#> array([0.77042454, 0.534163  , 0.45299897, 0.76572555], dtype=float32)
# Note: Queen + Man is very similar to King.

# Get the words closer to w1 than w2
print(glove_model300.words_closer_than(w1='king', w2='kingdom'))
#> ['prince', 'queen', 'monarch']

# Find the top-N most similar words.
print(fasttext_model300.most_similar(positive='king', negative=None, topn=5, restrict_vocab=None, indexer=None))
#> [('queen', 0.63), ('prince', 0.62), ('monarch', 0.59), ('kingdom', 0.58), ('throne', 0.56)]

# Find the top-N most similar words, using the multiplicative combination objective,
print(glove_model300.most_similar_cosmul(positive='king', negative=None, topn=5))
#> [('queen', 0.82), ('prince', 0.81), ('monarch', 0.79), ('kingdom', 0.79), ('throne', 0.78)]


## 19. How to summarize text documents?

Gensim implements the textrank summarization using the summarize() function in the summarization module. All you need to do is to pass in the tet string along with either the output summarization ratio or the maximum count of words in the summarized output.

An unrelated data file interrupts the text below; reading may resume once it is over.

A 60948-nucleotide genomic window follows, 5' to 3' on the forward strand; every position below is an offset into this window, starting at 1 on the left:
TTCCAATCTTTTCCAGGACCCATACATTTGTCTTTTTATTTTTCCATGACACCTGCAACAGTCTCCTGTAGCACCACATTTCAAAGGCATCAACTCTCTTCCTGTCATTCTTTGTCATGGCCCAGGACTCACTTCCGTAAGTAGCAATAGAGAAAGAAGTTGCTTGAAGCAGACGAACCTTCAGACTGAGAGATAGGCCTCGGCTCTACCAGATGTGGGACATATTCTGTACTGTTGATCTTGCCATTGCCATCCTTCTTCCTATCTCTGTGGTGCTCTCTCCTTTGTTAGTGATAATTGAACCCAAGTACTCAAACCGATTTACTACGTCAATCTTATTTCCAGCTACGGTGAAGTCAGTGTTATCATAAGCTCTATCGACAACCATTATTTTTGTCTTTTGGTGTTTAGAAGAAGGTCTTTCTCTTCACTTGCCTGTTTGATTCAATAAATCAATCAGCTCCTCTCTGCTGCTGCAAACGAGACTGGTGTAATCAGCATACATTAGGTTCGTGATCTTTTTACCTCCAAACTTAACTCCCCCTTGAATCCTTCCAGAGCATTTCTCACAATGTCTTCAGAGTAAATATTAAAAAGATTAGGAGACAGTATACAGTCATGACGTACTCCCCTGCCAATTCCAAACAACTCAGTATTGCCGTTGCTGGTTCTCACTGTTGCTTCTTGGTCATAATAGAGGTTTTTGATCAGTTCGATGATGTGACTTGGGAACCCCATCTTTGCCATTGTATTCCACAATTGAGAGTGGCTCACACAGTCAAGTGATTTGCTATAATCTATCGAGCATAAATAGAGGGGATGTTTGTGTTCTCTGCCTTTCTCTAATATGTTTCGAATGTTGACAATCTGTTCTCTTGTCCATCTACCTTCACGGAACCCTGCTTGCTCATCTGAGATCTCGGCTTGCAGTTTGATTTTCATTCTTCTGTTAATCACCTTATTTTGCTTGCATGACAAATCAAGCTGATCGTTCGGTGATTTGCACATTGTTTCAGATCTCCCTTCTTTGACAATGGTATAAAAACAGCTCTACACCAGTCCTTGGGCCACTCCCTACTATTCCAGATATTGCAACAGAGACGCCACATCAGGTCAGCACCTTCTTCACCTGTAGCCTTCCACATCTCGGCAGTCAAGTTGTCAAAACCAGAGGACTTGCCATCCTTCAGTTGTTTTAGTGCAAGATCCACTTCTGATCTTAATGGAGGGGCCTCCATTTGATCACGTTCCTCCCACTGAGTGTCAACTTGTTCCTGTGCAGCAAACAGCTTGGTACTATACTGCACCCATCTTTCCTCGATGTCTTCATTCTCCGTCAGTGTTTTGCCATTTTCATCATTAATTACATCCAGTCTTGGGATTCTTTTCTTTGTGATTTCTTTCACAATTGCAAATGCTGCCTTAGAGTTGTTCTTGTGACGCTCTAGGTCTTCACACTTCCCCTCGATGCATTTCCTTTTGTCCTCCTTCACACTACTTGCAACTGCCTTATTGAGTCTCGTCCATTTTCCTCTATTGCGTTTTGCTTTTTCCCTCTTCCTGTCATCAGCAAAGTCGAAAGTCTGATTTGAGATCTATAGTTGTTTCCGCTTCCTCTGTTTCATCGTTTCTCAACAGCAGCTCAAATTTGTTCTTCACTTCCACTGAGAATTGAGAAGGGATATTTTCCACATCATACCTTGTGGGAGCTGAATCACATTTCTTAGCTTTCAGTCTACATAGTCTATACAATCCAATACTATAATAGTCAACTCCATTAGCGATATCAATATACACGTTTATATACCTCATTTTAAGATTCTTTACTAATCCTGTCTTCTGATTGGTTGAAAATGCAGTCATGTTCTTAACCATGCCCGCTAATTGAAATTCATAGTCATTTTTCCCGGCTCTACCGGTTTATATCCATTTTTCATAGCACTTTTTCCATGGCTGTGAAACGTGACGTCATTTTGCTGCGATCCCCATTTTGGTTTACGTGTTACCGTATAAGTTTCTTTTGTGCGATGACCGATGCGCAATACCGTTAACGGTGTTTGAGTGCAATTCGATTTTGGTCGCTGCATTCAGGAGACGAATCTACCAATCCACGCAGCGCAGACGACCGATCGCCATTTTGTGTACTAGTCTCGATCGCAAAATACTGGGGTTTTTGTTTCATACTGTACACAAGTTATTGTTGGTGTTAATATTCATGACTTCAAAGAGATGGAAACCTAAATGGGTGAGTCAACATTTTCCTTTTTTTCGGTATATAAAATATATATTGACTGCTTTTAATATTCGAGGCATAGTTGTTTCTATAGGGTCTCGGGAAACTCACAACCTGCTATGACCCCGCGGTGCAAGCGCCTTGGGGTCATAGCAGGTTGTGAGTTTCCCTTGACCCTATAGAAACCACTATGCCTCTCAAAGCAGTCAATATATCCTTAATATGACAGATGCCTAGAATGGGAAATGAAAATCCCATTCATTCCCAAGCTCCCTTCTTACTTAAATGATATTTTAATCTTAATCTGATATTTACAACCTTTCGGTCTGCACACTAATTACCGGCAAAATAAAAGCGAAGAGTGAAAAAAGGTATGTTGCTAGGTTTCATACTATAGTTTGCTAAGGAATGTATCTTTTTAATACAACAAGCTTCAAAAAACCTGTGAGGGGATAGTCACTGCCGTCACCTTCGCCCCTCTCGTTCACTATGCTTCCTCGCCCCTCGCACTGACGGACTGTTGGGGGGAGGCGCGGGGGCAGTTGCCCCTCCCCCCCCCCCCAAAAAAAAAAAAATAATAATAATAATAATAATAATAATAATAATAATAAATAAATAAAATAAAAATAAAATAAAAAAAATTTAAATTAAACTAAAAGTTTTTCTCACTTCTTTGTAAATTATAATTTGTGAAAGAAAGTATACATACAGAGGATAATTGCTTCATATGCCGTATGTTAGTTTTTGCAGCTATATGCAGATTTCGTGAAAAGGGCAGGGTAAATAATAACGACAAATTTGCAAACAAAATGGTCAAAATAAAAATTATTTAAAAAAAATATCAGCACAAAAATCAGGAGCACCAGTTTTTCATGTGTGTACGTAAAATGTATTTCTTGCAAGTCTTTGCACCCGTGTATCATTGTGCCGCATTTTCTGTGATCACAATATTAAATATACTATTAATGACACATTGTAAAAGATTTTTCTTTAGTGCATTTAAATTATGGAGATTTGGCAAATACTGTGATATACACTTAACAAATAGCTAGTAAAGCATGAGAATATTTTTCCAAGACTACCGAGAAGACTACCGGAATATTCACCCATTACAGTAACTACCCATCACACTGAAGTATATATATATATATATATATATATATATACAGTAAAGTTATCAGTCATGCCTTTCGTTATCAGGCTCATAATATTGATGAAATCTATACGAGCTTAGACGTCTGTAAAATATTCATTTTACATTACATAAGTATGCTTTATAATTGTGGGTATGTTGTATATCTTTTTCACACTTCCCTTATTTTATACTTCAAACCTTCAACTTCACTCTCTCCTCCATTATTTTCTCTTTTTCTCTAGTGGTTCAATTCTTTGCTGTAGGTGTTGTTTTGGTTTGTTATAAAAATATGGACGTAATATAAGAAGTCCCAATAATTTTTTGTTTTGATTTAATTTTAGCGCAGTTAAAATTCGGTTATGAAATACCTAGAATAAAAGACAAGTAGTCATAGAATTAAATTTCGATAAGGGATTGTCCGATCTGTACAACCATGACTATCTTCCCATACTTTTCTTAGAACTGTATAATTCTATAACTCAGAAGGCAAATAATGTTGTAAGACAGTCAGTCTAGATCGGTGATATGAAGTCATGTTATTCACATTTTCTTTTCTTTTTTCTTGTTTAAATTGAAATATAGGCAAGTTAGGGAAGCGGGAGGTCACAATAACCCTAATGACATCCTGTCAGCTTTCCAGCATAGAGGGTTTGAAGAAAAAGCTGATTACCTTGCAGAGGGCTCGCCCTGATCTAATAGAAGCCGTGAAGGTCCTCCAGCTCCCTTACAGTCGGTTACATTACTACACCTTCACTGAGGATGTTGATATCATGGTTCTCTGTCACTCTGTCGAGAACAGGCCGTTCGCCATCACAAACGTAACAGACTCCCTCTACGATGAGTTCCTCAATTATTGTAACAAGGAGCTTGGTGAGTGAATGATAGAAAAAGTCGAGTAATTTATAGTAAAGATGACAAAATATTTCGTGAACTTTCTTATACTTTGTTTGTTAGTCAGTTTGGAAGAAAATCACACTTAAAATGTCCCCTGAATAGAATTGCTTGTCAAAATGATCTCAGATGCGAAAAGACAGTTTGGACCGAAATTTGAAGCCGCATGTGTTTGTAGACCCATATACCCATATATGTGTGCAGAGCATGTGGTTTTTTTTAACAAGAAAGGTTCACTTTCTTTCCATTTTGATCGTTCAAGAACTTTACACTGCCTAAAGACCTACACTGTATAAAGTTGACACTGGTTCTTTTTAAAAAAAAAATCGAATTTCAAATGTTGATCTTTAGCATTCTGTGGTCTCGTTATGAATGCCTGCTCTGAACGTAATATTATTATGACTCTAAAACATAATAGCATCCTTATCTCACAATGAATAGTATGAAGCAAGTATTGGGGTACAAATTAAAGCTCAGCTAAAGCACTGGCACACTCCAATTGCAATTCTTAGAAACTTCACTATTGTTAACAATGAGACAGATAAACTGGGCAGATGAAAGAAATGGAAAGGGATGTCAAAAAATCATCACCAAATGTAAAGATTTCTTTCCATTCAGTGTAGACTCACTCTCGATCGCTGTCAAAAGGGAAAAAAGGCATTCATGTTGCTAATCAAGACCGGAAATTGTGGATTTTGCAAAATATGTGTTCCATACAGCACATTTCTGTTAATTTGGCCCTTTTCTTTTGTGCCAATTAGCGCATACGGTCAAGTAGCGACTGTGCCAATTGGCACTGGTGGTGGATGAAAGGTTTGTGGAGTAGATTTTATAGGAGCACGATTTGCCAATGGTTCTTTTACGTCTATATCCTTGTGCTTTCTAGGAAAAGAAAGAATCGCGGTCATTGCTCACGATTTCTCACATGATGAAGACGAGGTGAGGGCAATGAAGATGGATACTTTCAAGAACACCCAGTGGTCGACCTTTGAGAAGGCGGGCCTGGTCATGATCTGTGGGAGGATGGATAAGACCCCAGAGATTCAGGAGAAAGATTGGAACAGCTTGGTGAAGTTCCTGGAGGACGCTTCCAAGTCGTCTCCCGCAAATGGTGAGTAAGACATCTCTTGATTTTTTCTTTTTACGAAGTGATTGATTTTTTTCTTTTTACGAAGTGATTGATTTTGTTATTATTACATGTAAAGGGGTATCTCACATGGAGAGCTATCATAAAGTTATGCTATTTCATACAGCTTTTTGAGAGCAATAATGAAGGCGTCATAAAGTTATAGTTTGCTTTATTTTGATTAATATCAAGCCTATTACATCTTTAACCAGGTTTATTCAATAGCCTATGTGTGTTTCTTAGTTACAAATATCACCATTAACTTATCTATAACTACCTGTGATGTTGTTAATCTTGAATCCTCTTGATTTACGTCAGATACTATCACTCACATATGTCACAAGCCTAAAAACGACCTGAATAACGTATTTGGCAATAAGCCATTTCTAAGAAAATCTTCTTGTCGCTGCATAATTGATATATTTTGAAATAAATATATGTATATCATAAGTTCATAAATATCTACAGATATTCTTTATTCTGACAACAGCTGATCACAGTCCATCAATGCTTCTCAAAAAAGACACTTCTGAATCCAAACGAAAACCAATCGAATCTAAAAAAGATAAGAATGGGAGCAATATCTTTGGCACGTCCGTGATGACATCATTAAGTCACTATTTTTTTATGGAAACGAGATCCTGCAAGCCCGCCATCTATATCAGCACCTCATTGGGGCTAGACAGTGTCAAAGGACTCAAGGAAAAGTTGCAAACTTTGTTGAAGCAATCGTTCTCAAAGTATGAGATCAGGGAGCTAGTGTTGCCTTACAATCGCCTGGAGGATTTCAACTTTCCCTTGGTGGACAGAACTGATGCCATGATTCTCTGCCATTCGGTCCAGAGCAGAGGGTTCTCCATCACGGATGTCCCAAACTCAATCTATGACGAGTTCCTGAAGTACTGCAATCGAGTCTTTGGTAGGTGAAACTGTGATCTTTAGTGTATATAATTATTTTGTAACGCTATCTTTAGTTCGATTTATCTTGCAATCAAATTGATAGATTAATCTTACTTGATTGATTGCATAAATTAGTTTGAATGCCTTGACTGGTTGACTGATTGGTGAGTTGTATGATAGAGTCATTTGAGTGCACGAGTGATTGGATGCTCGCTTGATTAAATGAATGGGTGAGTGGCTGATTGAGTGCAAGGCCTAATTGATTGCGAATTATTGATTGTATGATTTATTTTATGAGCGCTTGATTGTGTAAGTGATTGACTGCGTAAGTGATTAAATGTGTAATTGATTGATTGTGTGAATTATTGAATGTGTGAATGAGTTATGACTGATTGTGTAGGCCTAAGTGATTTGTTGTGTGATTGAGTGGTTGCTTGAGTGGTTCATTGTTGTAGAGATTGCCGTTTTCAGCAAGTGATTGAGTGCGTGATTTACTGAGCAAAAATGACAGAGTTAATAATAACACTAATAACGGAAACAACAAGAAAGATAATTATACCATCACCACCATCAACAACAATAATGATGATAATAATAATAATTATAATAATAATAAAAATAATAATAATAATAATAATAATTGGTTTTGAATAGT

There is no need to split the sentence into a tokenized list because gensim does the splitting using the built-in split_sentences() method in the gensim.summarization.texcleaner module.

Let’s summarize the clipping from a new article in sample.txt.

from gensim.summarization import summarize, keywords
from pprint import pprint

text = " ".join((line for line in smart_open('sample.txt', encoding='utf-8')))

# Summarize the paragraph
pprint(summarize(text, word_count=20))
#> ('the PLA Rocket Force national defense science and technology experts panel, '

# Important keywords from the paragraph
print(keywords(text))
#> force zhang technology experts pla rocket


## 20. Conclusion

We have covered a lot of ground about the various features of gensim and get a good grasp on how to work with and manipulate texts. The above examples should serve as nice templates to get you started and build upon for various NLP tasks. Hope you will find it helpful and feel comfortable to use gensim more often in your NLP projects.